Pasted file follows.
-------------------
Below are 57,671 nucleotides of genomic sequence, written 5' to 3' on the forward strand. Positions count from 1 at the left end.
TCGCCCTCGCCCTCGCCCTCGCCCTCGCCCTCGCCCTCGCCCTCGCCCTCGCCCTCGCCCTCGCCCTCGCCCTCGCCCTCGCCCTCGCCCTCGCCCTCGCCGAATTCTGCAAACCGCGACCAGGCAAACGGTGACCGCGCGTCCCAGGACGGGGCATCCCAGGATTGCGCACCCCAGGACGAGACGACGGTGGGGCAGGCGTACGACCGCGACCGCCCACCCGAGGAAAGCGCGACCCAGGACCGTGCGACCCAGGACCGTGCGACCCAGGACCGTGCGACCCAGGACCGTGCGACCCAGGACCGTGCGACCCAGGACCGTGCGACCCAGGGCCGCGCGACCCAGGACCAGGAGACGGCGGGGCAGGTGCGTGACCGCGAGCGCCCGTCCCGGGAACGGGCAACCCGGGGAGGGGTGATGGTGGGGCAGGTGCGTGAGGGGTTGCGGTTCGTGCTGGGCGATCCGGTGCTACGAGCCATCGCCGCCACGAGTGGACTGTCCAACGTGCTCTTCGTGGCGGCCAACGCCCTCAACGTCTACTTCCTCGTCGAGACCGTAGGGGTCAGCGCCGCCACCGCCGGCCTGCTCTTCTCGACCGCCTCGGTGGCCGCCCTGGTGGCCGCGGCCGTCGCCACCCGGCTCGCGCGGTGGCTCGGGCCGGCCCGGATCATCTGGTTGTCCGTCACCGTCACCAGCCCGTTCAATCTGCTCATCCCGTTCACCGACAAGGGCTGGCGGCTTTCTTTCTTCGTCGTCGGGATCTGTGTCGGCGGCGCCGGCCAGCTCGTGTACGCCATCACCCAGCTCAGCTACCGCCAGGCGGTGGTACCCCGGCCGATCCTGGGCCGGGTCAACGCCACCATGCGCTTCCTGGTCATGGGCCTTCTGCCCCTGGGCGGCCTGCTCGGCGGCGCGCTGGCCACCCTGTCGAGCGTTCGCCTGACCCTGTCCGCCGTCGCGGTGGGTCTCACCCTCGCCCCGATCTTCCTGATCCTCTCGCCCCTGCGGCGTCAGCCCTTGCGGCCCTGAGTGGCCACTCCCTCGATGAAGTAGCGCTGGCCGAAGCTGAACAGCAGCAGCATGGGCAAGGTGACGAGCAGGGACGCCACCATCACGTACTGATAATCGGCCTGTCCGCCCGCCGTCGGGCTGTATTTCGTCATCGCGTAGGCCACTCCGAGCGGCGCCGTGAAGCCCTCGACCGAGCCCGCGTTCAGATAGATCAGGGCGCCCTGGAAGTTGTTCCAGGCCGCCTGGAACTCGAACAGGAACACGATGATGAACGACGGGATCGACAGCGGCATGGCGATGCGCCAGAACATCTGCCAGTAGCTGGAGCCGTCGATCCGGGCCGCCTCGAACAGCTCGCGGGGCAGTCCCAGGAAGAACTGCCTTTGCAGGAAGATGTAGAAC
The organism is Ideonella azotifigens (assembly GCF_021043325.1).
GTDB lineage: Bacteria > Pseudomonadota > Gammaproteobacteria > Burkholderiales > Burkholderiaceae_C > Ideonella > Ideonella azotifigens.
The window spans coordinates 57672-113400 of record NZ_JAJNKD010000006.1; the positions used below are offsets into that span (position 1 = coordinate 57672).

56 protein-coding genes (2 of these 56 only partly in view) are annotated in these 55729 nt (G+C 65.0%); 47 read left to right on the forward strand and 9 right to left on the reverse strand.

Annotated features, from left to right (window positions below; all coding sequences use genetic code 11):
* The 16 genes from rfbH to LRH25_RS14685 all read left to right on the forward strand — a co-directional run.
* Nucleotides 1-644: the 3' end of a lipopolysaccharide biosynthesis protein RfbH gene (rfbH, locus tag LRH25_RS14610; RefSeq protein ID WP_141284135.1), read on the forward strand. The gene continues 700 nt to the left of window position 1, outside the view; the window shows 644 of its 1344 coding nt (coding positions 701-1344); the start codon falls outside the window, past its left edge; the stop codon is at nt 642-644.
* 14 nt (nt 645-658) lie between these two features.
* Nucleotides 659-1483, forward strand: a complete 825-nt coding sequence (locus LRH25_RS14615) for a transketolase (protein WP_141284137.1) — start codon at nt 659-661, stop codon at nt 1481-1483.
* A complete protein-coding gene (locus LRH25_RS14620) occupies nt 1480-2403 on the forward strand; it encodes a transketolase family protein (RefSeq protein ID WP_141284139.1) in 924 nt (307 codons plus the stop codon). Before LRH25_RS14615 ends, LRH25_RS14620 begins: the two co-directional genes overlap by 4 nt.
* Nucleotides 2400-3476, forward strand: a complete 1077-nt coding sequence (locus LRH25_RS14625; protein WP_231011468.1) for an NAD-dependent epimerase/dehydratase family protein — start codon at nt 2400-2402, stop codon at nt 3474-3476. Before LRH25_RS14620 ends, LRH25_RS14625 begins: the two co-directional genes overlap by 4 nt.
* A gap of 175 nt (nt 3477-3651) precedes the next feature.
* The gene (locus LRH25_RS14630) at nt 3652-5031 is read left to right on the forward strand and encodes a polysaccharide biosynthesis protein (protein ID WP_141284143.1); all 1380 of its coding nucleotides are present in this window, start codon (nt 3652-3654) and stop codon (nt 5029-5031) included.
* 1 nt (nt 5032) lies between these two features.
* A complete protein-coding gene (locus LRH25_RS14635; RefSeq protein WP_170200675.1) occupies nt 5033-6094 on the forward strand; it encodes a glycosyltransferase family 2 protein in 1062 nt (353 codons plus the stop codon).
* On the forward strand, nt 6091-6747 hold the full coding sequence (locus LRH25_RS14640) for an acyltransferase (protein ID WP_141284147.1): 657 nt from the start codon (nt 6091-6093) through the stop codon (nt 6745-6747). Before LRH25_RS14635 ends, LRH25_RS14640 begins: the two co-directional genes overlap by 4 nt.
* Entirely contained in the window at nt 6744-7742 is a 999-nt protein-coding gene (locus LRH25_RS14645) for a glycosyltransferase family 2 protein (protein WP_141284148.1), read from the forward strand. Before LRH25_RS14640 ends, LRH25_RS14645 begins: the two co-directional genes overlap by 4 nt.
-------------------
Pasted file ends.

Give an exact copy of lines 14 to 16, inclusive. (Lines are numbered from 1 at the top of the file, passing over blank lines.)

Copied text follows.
* A gap of 175 nt (nt 3477-3651) precedes the next feature.
* The gene (locus LRH25_RS14630) at nt 3652-5031 is read left to right on the forward strand and encodes a polysaccharide biosynthesis protein (protein ID WP_141284143.1); all 1380 of its coding nucleotides are present in this window, start codon (nt 3652-3654) and stop codon (nt 5029-5031) included.
* 1 nt (nt 5032) lies between these two features.